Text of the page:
RISO, who had a significant presence at drupa, was also showing its wares at Graph Expo and showed the RISO ComColor GD series of inkjet presses with print speeds up to 160 ppm and higher quality than the RISO printers of the olden days. The company also displayed a number of prototype printing systems that were debuted at drupa. This is a company to watch in the future.

Finishing Solutions

In addition to digital enhancement solutions, more traditional finishing played a large role at the show with exhibitors bringing a wide variety of equipment ranging from folders and inserters to coaters, cutters, binding machines and more, and attendees were flocking into these booths. Hardware is still a big draw at Graph Expo! There were numerous new product announcements from key players such as Duplo, Harris & Bruno, Muller Martini, Standard Finishing and more. My attention was caught by Standard Horizon’s new SmartSlitter, a sub-$100,000 cutter/slitter/scorer/creaser that is so automated, an early user reports an operator can place a mixed-job stack of paper in the machine, press start and walk away.  I saw it in action and it was very impressive.

The Softer Side of Printing

If there was any question at all about the digital transformation the industry is undergoing, Graph Expo set those questions aside. While printing and finishing hardware is still a big draw at the show, most will agree that without the right software infrastructure, hardware alone is not going to deliver the kind of operational excellence required in today’s highly competitive marketplace. There were way too many software vendors at the show to cover here, and I recommend our readers visit our Graph Expo page to get a run down on all of the announcements. There was something for everyone there, and many innovative solutions from players large and small.

Annual Press Conference Award

EFI once again was the recipient of my informal Show Press Conference Award with a theme of Make Print Great Again: The [online] Force Awakens, a play on some of the latest political and entertainment news. EFI, and its CEO Guy Gecht, do a great job of injecting fun into what can often be an eye-glazing extravaganza of press conferences at graphic arts trade shows. While EFI’s booth was smaller than in previous years, it did not lack for breadth of end-to-end business and production workflow solutions and wide format offerings, as well as lots of new development in its Fiery family of products. EFI has focused its offerings around three platforms for the future:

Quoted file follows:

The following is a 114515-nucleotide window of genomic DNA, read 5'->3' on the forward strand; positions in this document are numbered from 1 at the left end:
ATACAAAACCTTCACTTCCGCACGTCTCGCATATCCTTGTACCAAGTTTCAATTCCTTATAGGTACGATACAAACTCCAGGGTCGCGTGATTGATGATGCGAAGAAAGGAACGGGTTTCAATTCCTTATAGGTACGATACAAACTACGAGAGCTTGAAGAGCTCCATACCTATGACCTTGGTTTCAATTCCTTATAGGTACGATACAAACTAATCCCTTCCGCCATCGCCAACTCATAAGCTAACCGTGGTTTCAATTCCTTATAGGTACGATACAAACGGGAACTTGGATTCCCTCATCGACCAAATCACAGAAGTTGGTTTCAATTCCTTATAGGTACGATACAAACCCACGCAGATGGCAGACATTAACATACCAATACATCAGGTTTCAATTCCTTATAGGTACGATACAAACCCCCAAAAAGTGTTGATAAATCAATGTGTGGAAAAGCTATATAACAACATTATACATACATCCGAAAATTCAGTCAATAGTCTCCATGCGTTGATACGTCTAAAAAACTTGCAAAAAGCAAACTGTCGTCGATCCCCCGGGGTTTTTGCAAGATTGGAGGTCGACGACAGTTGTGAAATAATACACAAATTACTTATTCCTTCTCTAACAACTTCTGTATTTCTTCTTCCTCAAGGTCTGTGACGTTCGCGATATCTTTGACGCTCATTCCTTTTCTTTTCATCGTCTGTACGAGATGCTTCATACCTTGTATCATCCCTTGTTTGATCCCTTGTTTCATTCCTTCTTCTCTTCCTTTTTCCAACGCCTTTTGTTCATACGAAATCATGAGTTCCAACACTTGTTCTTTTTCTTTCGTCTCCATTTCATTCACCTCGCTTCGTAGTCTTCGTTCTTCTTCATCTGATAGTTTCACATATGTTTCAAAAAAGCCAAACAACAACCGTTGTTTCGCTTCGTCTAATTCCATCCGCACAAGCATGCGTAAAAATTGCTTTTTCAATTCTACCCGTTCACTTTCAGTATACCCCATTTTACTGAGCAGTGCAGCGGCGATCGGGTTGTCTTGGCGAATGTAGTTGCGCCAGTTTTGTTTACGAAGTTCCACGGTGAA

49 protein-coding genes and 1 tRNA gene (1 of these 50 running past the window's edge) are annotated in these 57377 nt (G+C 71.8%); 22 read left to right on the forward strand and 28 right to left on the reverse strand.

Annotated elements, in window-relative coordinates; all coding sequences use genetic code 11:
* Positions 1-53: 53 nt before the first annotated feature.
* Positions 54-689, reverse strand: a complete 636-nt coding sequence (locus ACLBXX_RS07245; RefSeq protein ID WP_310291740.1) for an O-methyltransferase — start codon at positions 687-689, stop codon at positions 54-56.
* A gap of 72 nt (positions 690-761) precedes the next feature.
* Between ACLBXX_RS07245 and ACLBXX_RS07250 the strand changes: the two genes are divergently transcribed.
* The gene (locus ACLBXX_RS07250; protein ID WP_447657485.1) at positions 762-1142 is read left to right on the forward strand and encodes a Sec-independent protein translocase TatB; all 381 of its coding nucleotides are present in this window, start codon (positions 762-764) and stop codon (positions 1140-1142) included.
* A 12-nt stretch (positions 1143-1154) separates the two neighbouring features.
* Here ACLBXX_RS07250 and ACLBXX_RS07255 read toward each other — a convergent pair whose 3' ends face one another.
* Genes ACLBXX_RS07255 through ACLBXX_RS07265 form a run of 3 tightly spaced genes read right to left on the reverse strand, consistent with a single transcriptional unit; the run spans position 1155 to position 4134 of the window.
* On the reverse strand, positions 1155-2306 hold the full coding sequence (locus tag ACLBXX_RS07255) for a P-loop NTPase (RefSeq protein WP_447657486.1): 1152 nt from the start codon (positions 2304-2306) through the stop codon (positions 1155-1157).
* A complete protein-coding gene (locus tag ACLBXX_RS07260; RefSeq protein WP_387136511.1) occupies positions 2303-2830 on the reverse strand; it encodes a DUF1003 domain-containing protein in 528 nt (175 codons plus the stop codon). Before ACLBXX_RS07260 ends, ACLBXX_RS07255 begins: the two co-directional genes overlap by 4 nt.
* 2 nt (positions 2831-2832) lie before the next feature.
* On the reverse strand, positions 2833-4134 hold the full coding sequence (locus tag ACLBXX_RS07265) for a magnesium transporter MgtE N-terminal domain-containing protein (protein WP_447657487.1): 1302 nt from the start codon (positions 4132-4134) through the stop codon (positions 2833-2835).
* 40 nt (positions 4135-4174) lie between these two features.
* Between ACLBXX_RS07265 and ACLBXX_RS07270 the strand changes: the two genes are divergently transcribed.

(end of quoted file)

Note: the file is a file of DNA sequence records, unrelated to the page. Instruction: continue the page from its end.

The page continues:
• Reinventing high-speed inkjet
  • Reinventing digital front ends (DFEs)
  • Taking productivity to the next level

For the sixth year in a row, the company garnered more Must See ‘em awards than any other exhibitor, including three Best of Category Awards for EFI/Esko integrated workflow, AquaEndure Inks and the Nozomi C18000. Gecht was also a good sport participating in our Missed Connection spoof video. If you haven’t watched it, you should!

Next Year

Next year, Print will be back at McCormick from September 10th through 14th. Graph Expo 2018 will also be at McCormick (September 30-October 3) and the show site reflects a return to Orlando in 2019 in case you are planning that far ahead.

Cary Sherburne is a well-known author, journalist and marketing consultant whose practice is focused on marketing communications strategies for the printing and publishing industries.

Cary Sherburne is available for speaking engagements and consulting projects. To get more information contact us.

Please offer your feedback to Cary. She can be reached at cary@whattheythink.com.